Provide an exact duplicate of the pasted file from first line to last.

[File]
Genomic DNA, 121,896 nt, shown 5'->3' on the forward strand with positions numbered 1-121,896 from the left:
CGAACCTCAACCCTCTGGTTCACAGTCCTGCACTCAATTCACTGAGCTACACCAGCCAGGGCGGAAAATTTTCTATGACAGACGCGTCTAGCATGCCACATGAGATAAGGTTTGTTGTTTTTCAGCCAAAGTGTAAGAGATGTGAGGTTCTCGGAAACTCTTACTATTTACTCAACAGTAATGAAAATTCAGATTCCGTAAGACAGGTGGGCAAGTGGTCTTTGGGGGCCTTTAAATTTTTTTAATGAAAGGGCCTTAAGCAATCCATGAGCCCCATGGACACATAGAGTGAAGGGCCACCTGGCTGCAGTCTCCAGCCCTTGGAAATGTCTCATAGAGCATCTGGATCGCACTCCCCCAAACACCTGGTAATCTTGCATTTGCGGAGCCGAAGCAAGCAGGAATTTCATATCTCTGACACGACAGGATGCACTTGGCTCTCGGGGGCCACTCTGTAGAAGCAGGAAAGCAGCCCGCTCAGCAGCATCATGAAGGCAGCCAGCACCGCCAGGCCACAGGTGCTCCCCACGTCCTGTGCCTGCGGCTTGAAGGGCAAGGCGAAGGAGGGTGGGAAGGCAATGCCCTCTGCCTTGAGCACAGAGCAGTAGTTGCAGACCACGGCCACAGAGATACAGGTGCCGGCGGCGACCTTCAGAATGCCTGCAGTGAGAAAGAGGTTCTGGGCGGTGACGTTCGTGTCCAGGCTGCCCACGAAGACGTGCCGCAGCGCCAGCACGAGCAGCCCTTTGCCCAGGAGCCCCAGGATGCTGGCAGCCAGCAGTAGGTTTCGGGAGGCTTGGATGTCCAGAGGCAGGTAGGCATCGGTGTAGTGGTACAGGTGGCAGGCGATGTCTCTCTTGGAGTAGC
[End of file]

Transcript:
Genomic DNA, 121,896 nt, shown 5'->3' on the forward strand with positions numbered 1-121,896 from the left:
CGAACCTCAACCCTCTGGTTCACAGTCCTGCACTCAATTCACTGAGCTACACCAGCCAGGGCGGAAAATTTTCTATGACAGACGCGTCTAGCATGCCACATGAGATAAGGTTTGTTGTTTTTCAGCCAAAGTGTAAGAGATGTGAGGTTCTCGGAAACTCTTACTATTTACTCAACAGTAATGAAAATTCAGATTCCGTAAGACAGGTGGGCAAGTGGTCTTTGGGGGCCTTTAAATTTTTTTAATGAAAGGGCCTTAAGCAATCCATGAGCCCCATGGACACATAGAGTGAAGGGCCACCTGGCTGCAGTCTCCAGCCCTTGGAAATGTCTCATAGAGCATCTGGATCGCACTCCCCCAAACACCTGGTAATCTTGCATTTGCGGAGCCGAAGCAAGCAGGAATTTCATATCTCTGACACGACAGGATGCACTTGGCTCTCGGGGGCCACTCTGTAGAAGCAGGAAAGCAGCCCGCTCAGCAGCATCATGAAGGCAGCCAGCACCGCCAGGCCACAGGTGCTCCCCACGTCCTGTGCCTGCGGCTTGAAGGGCAAGGCGAAGGAGGGTGGGAAGGCAATGCCCTCTGCCTTGAGCACAGAGCAGTAGTTGCAGACCACGGCCACAGAGATACAGGTGCCGGCGGCGACCTTCAGAATGCCTGCAGTGAGAAAGAGGTTCTGGGCGGTGACGTTCGTGTCCAGGCTGCCCACGAAGACGTGCCGCAGCGCCAGCACGAGCAGCCCTTTGCCCAGGAGCCCCAGGATGCTGGCAGCCAGCAGTAGGTTTCGGGAGGCTTGGATGTCCAGAGGCAGGTAGGCATCGGTGTAGTGGTACAGGTGGCAGGCGATGTCTCTCTTGGAGTAGC